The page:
Oftentimes when I meet with a new client, their main concern is price. A custom website especially can come with what feels like a hefty price tag. But the difference is in how you view your website. After all, it’s not an expense. It’s an investment into your business.
When you’re looking at creating a website for your business – whether you choose to go the DIY route or hire a custom website developer – you know that you need to actually make some money back in return.
Otherwise, what’s the point of having that website at all?
But can a website for your service-based business really get you an ROI?
Can a Website Provide a Return on Investment?
The short answer to this ever-popular question? YES!
In fact, if your website doesn’t get you some kind of ROI frankly it was a waste of everyone’s time.
Your website is the foundation to your marketing. It’s where all your social media posts should lead back to. Where you link all of your ads. It’s where people should be going to learn about you, your services, and decide whether or not they want to work with you.
In plain English – your website should be your #1 salesperson on your team.
So yes Virginia, a website can provide a return on investment.
(I know it’s after Christmas, but go with me here….)
Improving Your Website for an ROI
So you know that it’s possible to get an ROI with your website, but uh, how do you do that exactly?
I could bore you with a lot of technicalities of course, and obviously there are some technical things that do help with ROI (like how fast your site loads – that’s super important!), but I want to show you that you can actually do a lot of this yourself.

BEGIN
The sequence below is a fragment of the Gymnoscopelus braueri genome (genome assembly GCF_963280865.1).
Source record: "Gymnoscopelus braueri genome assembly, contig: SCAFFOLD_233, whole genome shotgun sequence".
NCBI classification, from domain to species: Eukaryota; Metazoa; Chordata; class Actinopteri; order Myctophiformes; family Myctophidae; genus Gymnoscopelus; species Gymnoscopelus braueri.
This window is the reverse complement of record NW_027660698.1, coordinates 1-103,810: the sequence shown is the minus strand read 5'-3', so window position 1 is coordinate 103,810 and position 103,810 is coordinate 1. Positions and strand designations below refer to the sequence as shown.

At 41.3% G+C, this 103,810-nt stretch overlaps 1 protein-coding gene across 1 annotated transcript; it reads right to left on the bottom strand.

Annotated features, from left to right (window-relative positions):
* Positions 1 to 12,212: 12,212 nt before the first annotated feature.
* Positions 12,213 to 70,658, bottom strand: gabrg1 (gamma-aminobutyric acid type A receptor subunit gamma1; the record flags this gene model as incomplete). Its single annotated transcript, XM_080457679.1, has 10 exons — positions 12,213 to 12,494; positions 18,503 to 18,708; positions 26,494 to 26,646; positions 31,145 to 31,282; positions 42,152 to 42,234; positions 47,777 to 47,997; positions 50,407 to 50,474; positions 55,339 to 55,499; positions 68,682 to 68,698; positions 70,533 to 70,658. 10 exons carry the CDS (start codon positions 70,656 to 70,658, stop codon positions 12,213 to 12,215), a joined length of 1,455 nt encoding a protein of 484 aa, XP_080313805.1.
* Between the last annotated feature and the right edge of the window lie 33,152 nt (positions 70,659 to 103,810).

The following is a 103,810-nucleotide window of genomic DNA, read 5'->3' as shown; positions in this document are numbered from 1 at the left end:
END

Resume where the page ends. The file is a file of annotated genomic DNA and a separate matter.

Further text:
It’s not all about being a web developer extraordinaire. It’s more about being a marketing genius.
(You’ve stopped reading at this point haven’t you?)
Make the Purchase Process Easy
Can someone buy from you directly on your website?
Make that process as easy as possible.
Do they need to schedule a call with you first, so you can weed them out and make sure they fit into your own schedule?
Make scheduling a call super simple.
Whatever your “purchase process” is, the best way to get an ROI with your website is to make that as simple and seamless as possible.
For instance, in my own business I prefer to have a call with a prospective client. But you can literally book a Clarity Call with me automatically through my Start page that’s linked everywhere throughout my site, including the footer. They just have to fill out a simple form so I’m prepared for the call and then they can get right on my calendar.
Simples! (That joke only works if you’re familiar with British commercials.)
Focus on On-Page SEO
One of the most technical things I can recommend? Make sure you’re focusing on good on-page SEO.
While this can include how the website is coded, it mostly means following a few key steps.
These can include using the right heading sizes, adding ALT tags to your images, and even adding internal links to take customers around your site.